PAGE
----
China to roll out nationwide tax on oil and gas sales

Worker checks pipes at PetroChina"s Tarim Oilfield in Xinjiang. The tax will placate local government demands for a share in local resources.

China has confirmed that a new tax on sales of primary resources will be rolled out nationwide.

The 5% tax is being tested in the western province of Xinjiang, with revenues going to the local government.

Beijing also plans to tax other raw materials, although the tax rate may vary, a government spokesman said.

"The reform will clearly increase the local fiscal income of the resource-rich western regions," said Du Ying of the Chinese planning agency.

Before going nationwide, the tax will first be rolled out across the other Western regions of China - including Tibet - and will be extended to coal sales.

Local demands

The resources tax will meet demands from local government for more fiscal autonomy.

In Xinjiang - which has significant commodity deposits - there was already a tax on oil and gas output, which will now be replaced by the new sales tax.

Mr Du said that the sales tax was expected to increase revenues for the vast northwestern region.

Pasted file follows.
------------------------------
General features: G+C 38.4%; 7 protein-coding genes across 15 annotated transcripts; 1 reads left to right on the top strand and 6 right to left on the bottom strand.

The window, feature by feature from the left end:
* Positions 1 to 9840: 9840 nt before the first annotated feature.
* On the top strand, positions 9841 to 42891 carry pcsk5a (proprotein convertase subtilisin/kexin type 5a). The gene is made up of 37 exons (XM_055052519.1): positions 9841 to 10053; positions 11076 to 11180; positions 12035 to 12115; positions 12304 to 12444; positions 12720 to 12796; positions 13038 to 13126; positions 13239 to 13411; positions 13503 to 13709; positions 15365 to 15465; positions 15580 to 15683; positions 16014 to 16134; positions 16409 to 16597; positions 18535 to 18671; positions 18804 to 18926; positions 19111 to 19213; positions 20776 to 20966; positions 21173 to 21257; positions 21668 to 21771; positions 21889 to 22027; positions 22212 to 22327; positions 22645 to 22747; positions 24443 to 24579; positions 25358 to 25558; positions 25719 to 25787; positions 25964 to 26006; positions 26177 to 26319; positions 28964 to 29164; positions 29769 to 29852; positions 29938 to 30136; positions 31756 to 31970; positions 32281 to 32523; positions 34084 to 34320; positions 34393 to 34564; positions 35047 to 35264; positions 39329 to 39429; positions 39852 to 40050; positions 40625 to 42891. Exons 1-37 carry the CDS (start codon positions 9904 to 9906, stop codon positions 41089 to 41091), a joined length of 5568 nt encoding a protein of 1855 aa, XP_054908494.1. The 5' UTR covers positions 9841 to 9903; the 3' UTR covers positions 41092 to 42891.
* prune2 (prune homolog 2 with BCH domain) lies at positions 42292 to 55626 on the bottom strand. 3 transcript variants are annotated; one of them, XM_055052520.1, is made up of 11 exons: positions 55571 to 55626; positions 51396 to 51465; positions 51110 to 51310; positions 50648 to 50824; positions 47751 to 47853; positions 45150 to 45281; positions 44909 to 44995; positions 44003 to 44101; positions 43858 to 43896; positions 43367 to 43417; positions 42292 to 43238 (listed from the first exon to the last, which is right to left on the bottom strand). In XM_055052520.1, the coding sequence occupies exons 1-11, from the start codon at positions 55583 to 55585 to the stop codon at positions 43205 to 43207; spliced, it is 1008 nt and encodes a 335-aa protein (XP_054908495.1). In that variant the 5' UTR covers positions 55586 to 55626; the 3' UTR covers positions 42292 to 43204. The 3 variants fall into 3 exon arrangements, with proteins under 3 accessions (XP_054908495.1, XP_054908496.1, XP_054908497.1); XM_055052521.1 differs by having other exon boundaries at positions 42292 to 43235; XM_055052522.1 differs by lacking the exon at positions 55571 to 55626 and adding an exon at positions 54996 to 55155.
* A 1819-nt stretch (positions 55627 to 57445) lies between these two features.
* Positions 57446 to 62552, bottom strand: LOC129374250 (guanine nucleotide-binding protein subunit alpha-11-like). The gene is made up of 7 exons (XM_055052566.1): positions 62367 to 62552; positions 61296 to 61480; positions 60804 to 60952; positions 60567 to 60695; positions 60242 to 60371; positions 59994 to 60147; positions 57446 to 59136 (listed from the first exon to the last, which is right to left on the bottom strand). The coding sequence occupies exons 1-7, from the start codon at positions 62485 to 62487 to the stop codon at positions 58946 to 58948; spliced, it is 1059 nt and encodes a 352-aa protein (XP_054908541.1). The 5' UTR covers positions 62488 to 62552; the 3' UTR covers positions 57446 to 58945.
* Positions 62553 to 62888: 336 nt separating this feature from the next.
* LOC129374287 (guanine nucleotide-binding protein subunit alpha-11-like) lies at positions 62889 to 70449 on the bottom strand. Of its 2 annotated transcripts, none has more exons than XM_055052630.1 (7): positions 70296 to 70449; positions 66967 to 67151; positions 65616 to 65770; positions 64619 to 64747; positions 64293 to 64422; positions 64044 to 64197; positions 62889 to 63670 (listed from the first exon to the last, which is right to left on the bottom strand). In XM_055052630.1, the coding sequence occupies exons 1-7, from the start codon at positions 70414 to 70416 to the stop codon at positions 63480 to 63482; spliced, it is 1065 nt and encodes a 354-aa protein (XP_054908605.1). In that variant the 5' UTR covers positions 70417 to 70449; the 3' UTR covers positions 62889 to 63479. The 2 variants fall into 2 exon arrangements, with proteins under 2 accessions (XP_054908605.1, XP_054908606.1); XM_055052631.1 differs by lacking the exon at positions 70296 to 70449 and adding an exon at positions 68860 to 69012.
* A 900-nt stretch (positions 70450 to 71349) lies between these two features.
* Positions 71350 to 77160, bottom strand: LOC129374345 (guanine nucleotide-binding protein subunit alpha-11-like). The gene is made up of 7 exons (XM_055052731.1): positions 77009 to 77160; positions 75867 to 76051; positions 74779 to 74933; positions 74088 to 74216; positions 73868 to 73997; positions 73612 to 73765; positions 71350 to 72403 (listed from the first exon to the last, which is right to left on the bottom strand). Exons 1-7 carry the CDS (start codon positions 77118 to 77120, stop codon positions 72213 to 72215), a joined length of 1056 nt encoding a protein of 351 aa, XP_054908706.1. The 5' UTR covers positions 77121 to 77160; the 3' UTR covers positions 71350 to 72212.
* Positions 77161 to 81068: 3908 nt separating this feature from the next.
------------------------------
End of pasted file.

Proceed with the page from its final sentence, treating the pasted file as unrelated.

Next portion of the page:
Xinjiang is predominately Muslim, and is home to the minority Uighur people.

Like neighbouring Tibet, the region has been struck in recent years by growing protests - both violent and non-violent - for greater autonomy or independence.

However, the tax proceeds may be used to promote a process of industrial development and urbanisation that has gone hand-in-hand with immigration of ethnic Chinese into the region.

The nationwide resources tax is likely to be welcomed by regional governments, which have seen their borrowing restricted by the central government in Beijing.

Many Chinese local governments have borrowed against state-owned land at a time when China is thought to be suffering from a real estate bubble.

They have also in some cases borrowed from international banks, something that the Beijing authorities say is illegal.

Energy prices

The tax may offset the impact on domestic energy and commodity prices of a recent shift in China's exchange rate policy.

The new "flexible" yuan policy is widely expected to allow the Chinese currency to increase in value against the dollar over the coming months.

This would make the cost of commodity and energy imports - on which the Chinese economy is heavily dependent - cheaper.

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